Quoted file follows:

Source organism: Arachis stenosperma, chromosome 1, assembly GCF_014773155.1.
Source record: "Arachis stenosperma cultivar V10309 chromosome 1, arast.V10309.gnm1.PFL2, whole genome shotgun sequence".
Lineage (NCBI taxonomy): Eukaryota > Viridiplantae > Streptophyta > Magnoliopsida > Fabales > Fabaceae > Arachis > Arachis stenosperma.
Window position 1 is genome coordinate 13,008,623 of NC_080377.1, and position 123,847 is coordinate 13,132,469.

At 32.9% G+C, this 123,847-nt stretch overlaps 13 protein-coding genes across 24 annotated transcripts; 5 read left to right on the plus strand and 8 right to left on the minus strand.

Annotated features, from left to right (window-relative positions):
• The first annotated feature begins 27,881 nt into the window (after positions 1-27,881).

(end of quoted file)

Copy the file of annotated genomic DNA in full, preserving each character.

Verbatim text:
Source organism: Arachis stenosperma, chromosome 1, assembly GCF_014773155.1.
Source record: "Arachis stenosperma cultivar V10309 chromosome 1, arast.V10309.gnm1.PFL2, whole genome shotgun sequence".
Lineage (NCBI taxonomy): Eukaryota > Viridiplantae > Streptophyta > Magnoliopsida > Fabales > Fabaceae > Arachis > Arachis stenosperma.
Window position 1 is genome coordinate 13,008,623 of NC_080377.1, and position 123,847 is coordinate 13,132,469.

At 32.9% G+C, this 123,847-nt stretch overlaps 13 protein-coding genes across 24 annotated transcripts; 5 read left to right on the plus strand and 8 right to left on the minus strand.

Annotated features, from left to right (window-relative positions):
• The first annotated feature begins 27,881 nt into the window (after positions 1-27,881).